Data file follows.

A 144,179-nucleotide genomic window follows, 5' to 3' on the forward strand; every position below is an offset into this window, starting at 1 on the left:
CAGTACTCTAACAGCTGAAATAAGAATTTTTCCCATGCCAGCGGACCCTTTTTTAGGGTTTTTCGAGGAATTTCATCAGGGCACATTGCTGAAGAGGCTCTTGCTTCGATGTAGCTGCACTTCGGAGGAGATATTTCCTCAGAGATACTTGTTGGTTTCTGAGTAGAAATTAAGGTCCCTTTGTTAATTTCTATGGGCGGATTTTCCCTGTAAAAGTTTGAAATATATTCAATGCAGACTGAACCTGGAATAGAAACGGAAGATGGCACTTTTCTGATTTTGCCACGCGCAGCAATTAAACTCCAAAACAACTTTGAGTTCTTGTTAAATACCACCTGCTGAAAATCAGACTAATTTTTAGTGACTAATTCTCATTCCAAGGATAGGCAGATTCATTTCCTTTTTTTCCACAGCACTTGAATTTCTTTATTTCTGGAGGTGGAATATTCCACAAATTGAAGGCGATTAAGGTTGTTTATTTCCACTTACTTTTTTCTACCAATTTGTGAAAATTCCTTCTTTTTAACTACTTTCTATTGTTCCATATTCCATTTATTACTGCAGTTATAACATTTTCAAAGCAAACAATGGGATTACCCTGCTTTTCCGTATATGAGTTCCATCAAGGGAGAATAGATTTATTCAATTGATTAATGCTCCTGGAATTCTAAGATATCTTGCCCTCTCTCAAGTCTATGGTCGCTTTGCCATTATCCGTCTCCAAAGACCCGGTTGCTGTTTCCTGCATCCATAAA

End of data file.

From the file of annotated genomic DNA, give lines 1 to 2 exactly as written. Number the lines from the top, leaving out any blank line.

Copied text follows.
A 144,179-nucleotide genomic window follows, 5' to 3' on the forward strand; every position below is an offset into this window, starting at 1 on the left:
CAGTACTCTAACAGCTGAAATAAGAATTTTTCCCATGCCAGCGGACCCTTTTTTAGGGTTTTTCGAGGAATTTCATCAGGGCACATTGCTGAAGAGGCTCTTGCTTCGATGTAGCTGCACTTCGGAGGAGATATTTCCTCAGAGATACTTGTTGGTTTCTGAGTAGAAATTAAGGTCCCTTTGTTAATTTCTATGGGCGGATTTTCCCTGTAAAAGTTTGAAATATATTCAATGCAGACTGAACCTGGAATAGAAACGGAAGATGGCACTTTTCTGATTTTGCCACGCGCAGCAATTAAACTCCAAAACAACTTTGAGTTCTTGTTAAATACCACCTGCTGAAAATCAGACTAATTTTTAGTGACTAATTCTCATTCCAAGGATAGGCAGATTCATTTCCTTTTTTTCCACAGCACTTGAATTTCTTTATTTCTGGAGGTGGAATATTCCACAAATTGAAGGCGATTAAGGTTGTTTATTTCCACTTACTTTTTTCTACCAATTTGTGAAAATTCCTTCTTTTTAACTACTTTCTATTGTTCCATATTCCATTTATTACTGCAGTTATAACATTTTCAAAGCAAACAATGGGATTACCCTGCTTTTCCGTATATGAGTTCCATCAAGGGAGAATAGATTTATTCAATTGATTAATGCTCCTGGAATTCTAAGATATCTTGCCCTCTCTCAAGTCTATGGTCGCTTTGCCATTATCCGTCTCCAAAGACCCGGTTGCTGTTTCCTGCATCCATAAA